what is a drywall sander used for

        Designations such as orbital sander, paddle sander, and vibratory sander are used to refer to finish sanders. You will also find a fine sander, a hand sander, which is an affordable, easy to use and effective tool. Technically, this is an orbital sander, which means it sands in a circular pattern.
        Some fine sanders work differently, sanding back and forth in a straight line, much like hand sanding. Some fine sanders go from straight sanding to orbital sanding and back again with the flick of a switch. Do you need to be able to do both? Experts agree that straight-line sanding is less likely to leave small swirling transverse scratches, so it is preferable to orbital sanding for final sanding (although if you use thin paper to lightly apply pressure to the orbital sander, scratches will remain). very small).
       This type of finish sander comes in a wide range of sizes, usually defined by the part of a sheet of standard sandpaper they require: half, one third, one quarter, one fifth of a sheet of standard sandpaper One or even one sixth.
        Most of these sanders are held in one hand, powered by an electric motor, and have the right size sandpaper set in dual jaws that press the sandpaper tightly against the rubber pads at the bottom of the unit. (Some have an extra handle on the front for two-handed use.) All of these tools are capable of doing a perfectly acceptable job, although some are faster or slower, easier or harder than others. Some offer only one speed, some offer two, and still others offer variable speed.
        But I have come to love a different type of polisher, a clever take on the familiar orbital sander. This basic sander design has been popular in bodyshops for years, but is only now becoming commonplace in woodworking shops. Known as an eccentric sander, this sophisticated tool is now available to just about anyone willing to invest in a basic fine sander.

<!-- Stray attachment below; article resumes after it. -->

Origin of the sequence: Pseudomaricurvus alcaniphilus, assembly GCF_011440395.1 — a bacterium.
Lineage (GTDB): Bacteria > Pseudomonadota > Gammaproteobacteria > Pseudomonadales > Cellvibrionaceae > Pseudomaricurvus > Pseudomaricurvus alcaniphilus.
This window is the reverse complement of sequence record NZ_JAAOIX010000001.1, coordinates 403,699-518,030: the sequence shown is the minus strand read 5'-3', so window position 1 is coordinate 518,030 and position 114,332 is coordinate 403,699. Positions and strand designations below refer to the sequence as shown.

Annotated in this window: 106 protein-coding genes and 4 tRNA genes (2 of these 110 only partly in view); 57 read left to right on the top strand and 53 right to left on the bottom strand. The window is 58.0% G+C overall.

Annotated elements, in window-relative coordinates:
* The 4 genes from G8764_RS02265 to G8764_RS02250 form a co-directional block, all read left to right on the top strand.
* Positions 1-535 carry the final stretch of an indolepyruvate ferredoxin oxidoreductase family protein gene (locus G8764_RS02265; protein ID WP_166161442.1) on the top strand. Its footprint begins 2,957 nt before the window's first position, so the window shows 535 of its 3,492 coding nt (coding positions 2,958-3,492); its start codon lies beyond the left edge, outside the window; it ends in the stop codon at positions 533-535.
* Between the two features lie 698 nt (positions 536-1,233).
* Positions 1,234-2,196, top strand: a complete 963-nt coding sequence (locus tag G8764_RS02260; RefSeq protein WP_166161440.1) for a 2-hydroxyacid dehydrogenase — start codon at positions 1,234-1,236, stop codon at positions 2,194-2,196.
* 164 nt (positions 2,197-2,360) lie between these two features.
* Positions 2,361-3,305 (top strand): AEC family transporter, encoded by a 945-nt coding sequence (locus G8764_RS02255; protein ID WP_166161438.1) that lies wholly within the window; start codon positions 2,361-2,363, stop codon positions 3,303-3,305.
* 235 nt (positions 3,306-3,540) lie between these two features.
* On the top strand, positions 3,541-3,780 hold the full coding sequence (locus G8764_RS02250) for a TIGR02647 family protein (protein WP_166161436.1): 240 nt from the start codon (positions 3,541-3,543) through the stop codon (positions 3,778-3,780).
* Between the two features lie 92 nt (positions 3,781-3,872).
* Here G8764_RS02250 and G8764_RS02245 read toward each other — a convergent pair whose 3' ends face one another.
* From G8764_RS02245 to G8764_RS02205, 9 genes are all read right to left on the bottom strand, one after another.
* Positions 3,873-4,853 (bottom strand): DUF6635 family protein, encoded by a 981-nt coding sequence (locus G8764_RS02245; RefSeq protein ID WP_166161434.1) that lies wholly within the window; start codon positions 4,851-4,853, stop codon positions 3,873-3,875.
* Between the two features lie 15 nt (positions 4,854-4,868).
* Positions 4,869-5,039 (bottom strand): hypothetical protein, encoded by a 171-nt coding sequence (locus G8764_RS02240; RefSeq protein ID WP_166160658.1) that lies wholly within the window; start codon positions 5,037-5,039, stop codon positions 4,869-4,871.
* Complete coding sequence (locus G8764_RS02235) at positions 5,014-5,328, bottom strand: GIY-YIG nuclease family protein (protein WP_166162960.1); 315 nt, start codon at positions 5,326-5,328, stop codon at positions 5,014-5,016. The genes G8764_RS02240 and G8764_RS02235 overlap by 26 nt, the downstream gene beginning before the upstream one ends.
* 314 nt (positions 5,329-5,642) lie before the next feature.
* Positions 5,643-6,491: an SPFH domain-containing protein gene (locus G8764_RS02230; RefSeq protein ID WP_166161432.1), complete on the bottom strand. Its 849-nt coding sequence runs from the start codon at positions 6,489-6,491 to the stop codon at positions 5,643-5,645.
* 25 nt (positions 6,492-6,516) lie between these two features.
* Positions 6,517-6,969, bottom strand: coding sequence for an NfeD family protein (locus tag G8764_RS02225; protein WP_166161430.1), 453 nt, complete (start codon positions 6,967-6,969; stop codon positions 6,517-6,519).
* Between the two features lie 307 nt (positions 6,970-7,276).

The sandpaper used in the random orbit sander is disc shaped, but what really sets it apart from its predecessor is the action of the machine. The grinder motor rotates the shaft on which the counterweight is mounted. The combination of weight, rotating shaft and eccentric thrust bearing creates randomness. Variations in motion. In short, it spins and wiggles, never repeats the same thing twice, and does it beautifully, neatly, almost without scratching the fibers. Another advantage of random orbit sanders is that they can remove a large amount of material without scratching the finish.
        The different motions also help clean the sandpaper, which means it lasts longer. Special sandpaper discs required: These are sold with a pressure-sensitive (adhesive) backing and have Velcro (Velcro) fasteners. The latter can be removed from the grinder and used again and again.
        Most models come with a dust collector attachment (an inexpensive option from some manufacturers). It also reduces the frequency of paper clogging the machine with dust and keeps the work area clean. I recommend it.
        In addition to models driven by electric motors, eccentric sanders powered by pneumatic drive are also available. You will need a compressor and an air hose to power this variety, but if your workshop is so equipped, this is a quieter and lighter alternative.
        Some power-driven orbital sanders are built-in models with a vertically mounted motor (they are similar to circular palm sanders). Rectangular models are a bit like a reciprocating saw because the motor and its housing are perpendicular to the drive shaft. Angle models are more expensive, but they are also more versatile because they have more powerful motors and provide a more secure two-handed grip.
        To use the grinder, turn it on and let it run at full speed. Then place it on the surface to be sanded. Move it in the direction of the fibers, applying light pressure to the tool. (Remember that the tools described here are designed to give the workpiece a finishing surface, not to give it a basic shape, so do not apply too much pressure on them). Always keep the bottom of the grinder flush with the surface being sanded to avoid uneven surfaces.

Post time: Jun-20-2023